1. These two petitions are connected and raise the interesting question whether a Sessions Judge, acting as a Special Judge under the Criminal Law Amendment Act 1952, can exercise the power conferred on a Magistrate under Section 167 of the Crl. P.C., to authorise detention of an accused in the custody of the police. The petitions have come to be filed under the following circumstances.
2. The first petitioner who is the son of the second petitioner was the Gazetted Personal Assistant to the former Minister for Health, State of Tamil Nadu. He as well as the second petitioner were arrested by the Vigilance and Anti-corruption Unit of the Tamil Nadu Police on April, 2, 1976 for alleged offences under the Prevention of Corruption Act. They were produced before the Principal Sessions Judge, Madras who is the Special Judge to try offences under the said Act within the city of Madras, on the next day, i.e. April 3, 1976. The petitioners unsuccessfully moved the Special Judge for enlargement on bail. It appears the Inspector of Police, Vigilance and Anti-corruption, Madras moved the Special Judge for the petitioner being placed in police custody for a period of fifteen days and the application was rejected. Notwithstanding the rejection of that application, the complainant, who is the respondent in these petitions has filed a fresh application in Crl.M.P. No. 616 of 1976 before the Special Judge for placing the petitioners in police custody for a period of fifteen days. It is in this state of affairs, the petitioners have come forward with these two petitions. Cr. M.P. No. 1582/76 has been filed for a direction that the petitioners should be kept in judicial custody pending investigation in Crime No. 2/AC/76-M:C-2, Vigilance and Anti-Corruption, Madras. Crl.M.P. No. 1605/1976 has been filed for quashing the application in Crl M.P. No. 616/1976 on the ground that the Special Judge is not a Magistrate as defined in the Cr.P.C., and as such, he cannot exercise the power conferred on a Magistrate under Section 167 of the Code, to place an accused in the custody of the police.
3. To appreciate the contentions of Mr. K. Ramaswami, learned Counsel for the petitioners, it is necessary to make a comparative study of Sections 167 and 344 of the Crl. P.C. 1898 (hereinafter referred to as the old Code) and Sections 167 and 309 of the Crl. P.C. 1973 (hereinafter referred to as the new Code). The difference made in the new Code by Parliament have been considered by the Supreme Court in Natabar Parida v. State of Orissa : AIR1975SC1465 . It was pointed out therein that under Section 167 of the old Code as well as the new Code, a person arrested without a warrant could not be detained by a police officer for a period exceeding 24 hours and t}ie police officer had to forward the accused to the nearest Magistrate if the investigation could not be completed within a period of 24 hours and there were grounds for believing that the accusation or information against the accused was well founded. The Magistrate, to whom an accused person is forwarded under Section 167 may, whether he has or has not jurisdiction to try the case, from time to time authorise the detention of the accused in such custody as the Magistrate thinks fit for a term not exceeding fifteen days on the whole and, if he has no jurisdiction to try the case or commit it for trial and considers further detention unnecessary he may order the accused to be forwarded to a Magistrate having such jurisdiction. While Section 167 under the old Code did not confer a power of remand on a Magistrate for a period longer than fifteen days, Section 167 of the new Code provides that a Magistrate, having jurisdiction to try the case, may authorise the detention of the accused person, otherwise than in the custody of the police, beyond a period of fifteen days if he is satisfied that adequate grounds exist for doing so, but no Magistrate shall authorise detention of the accused person in custody under this Section for a total period exceeding sixty days and, on the expiry of the said period of sixty days, the accused person shall be released on bail if he is prepared to furnish bail.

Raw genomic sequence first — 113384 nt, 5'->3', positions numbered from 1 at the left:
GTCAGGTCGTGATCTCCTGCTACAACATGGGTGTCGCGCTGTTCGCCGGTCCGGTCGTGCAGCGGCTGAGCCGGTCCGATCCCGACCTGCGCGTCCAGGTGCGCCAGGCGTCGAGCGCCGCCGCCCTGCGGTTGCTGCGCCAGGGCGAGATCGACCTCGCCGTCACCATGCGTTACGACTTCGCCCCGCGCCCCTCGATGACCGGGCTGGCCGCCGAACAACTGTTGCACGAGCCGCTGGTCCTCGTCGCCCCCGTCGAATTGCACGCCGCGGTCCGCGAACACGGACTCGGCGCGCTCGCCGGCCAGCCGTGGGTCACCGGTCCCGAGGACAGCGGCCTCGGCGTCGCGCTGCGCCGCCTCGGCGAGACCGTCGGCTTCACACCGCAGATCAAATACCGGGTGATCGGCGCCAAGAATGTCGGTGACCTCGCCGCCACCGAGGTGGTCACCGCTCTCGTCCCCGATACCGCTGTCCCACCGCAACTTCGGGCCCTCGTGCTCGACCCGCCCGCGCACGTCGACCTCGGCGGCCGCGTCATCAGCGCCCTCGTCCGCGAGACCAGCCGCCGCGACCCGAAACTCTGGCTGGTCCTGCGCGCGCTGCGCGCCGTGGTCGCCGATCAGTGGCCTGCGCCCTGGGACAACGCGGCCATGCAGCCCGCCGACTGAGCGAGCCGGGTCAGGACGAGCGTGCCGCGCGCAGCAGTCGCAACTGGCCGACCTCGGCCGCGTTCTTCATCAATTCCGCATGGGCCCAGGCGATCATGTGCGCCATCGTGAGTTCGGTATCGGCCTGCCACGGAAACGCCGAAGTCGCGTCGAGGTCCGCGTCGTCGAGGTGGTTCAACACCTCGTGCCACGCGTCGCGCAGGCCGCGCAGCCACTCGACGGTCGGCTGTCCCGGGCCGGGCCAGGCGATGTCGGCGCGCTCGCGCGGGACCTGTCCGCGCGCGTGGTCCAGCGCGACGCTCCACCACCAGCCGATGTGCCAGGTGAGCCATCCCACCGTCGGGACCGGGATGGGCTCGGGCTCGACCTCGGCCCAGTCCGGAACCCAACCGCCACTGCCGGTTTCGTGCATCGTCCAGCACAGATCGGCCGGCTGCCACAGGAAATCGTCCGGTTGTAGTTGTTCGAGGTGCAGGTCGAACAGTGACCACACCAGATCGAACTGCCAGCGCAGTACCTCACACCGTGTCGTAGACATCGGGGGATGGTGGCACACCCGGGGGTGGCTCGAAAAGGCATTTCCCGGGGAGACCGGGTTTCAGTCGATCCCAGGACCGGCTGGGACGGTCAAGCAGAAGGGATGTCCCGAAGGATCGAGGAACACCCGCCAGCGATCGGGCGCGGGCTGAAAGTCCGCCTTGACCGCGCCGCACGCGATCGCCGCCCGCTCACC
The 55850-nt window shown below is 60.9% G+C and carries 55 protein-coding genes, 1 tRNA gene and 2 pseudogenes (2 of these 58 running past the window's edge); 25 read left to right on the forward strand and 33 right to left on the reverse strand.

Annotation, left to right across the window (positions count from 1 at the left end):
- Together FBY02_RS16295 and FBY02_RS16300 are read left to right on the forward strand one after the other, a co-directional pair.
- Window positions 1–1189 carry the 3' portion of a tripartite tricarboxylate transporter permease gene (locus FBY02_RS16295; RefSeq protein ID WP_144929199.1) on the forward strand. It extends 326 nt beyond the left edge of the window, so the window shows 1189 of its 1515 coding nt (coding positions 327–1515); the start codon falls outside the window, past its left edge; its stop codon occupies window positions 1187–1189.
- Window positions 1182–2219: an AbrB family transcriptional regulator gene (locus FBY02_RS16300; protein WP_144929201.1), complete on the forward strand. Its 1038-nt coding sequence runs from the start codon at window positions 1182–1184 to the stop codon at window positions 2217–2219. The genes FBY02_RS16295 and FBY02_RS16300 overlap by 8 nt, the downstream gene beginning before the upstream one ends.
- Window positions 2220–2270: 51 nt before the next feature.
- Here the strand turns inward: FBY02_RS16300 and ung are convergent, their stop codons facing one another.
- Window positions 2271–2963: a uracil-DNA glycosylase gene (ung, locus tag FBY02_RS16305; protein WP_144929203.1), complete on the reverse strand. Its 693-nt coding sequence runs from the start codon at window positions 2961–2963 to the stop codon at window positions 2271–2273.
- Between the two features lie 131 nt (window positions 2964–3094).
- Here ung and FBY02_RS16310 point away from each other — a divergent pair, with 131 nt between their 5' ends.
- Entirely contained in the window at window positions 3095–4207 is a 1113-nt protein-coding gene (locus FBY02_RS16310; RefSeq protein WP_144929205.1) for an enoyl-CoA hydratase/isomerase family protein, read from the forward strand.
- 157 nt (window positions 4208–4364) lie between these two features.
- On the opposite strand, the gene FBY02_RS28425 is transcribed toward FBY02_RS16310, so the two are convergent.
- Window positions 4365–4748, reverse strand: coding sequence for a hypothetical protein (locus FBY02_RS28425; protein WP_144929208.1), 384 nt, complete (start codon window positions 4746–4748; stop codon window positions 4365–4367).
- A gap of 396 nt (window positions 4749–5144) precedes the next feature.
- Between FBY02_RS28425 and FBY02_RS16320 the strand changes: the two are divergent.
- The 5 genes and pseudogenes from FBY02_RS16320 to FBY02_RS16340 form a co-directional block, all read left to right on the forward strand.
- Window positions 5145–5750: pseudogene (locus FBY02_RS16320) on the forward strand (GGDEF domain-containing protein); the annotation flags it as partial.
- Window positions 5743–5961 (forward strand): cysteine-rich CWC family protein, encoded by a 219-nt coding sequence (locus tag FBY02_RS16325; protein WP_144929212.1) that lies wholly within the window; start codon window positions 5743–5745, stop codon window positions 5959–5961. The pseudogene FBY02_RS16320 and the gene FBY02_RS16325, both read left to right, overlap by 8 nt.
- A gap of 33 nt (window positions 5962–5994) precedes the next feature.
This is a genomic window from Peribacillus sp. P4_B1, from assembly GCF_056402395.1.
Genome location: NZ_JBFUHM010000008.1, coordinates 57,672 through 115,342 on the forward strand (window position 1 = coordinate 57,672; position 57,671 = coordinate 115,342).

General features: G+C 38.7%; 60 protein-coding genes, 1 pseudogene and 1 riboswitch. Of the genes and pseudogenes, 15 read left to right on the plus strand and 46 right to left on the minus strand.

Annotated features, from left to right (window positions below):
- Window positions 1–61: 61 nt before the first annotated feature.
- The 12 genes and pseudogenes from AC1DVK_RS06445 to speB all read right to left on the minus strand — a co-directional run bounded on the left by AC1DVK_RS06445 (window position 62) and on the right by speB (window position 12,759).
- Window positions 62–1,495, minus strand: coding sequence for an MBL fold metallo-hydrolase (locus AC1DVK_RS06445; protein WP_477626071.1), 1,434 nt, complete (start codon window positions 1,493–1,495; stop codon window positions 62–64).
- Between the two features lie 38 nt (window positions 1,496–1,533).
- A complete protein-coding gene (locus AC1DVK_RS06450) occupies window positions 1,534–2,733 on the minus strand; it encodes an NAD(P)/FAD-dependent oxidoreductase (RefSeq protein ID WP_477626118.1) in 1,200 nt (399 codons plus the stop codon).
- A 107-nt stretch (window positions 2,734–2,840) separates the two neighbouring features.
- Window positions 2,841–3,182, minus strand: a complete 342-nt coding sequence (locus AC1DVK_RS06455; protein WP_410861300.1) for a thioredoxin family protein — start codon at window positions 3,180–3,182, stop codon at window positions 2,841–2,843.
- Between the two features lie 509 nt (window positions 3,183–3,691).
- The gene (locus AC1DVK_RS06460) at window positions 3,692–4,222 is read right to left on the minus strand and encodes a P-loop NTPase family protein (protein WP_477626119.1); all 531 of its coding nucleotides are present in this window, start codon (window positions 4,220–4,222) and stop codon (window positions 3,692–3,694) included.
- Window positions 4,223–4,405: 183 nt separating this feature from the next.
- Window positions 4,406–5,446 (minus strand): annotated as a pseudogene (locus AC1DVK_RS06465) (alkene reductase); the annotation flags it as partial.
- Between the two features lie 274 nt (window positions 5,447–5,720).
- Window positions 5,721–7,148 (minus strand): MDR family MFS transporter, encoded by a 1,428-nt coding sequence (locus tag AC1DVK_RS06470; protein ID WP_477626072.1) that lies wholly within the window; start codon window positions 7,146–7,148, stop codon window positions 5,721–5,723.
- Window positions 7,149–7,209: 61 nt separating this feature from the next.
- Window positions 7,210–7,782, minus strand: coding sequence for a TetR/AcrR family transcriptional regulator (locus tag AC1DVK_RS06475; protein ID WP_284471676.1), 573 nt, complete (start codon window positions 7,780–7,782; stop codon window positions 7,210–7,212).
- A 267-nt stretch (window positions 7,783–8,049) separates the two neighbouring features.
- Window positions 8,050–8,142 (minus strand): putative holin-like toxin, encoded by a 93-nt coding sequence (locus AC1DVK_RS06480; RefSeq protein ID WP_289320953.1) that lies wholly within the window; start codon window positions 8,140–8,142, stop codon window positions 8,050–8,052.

4. Under the old Code, though an accused cannot be remanded for a total period exceeding fifteen days, under Section 167, his further detention could, however, be ordered by virtue of Section 344 of the Code. The fact that Section 344 occurred in the Chapter dealing with enquiries and trial, did not mean that it would not apply to cases in which the process of investigation and collection of evidence was still going, on. In Gorwi Shankar v. State of Bihar : 1972CriLJ505 it was pointed out that the power under Section 344 can be exercised even before the submission of the charge-sheet, i.e. at a stage when the investigation is still not over. Section 309 of the new Code, which corresponds to Section 344 of the old Code, though worded in almost similar terms except for slight variation, is, however, of restricted application in view of the drastic change made in Section 167 by reason of the Proviso to Sub-section (2). The effect of the change has been considered in Natabar Parida v. State of Orissa : AIR1975SC1465 . The court observed:
Although the expression 'reasonable cause' occurring in Sub-section (1A) of Section 344 is nowhere to be found in Section 309 of the new Code, the Explanation to Section 844 of the old Code, has been retained as Explanation 1 to Section 309 in the identical language. The law as engrafted in proviso (a)' to Section 167(2) and Section 309 of the new Code confers the powers of remand to jail custody during the pendency of the investigation only for the former and not under the latter. Section 309(2) is attracted only after cognizance of an offence has been taken or commencement of trial has proceeded. In such a situation what is the purpose of Explanation-I in Section 309 is not quite clear. But, then, the command of the Legislature in proviso (a) is that the accused person has got to be released on bail if he is prepared to and does furnish bail and cannot be kept in detention beyond the period of sixty days, even if the investigation may still be proceeding.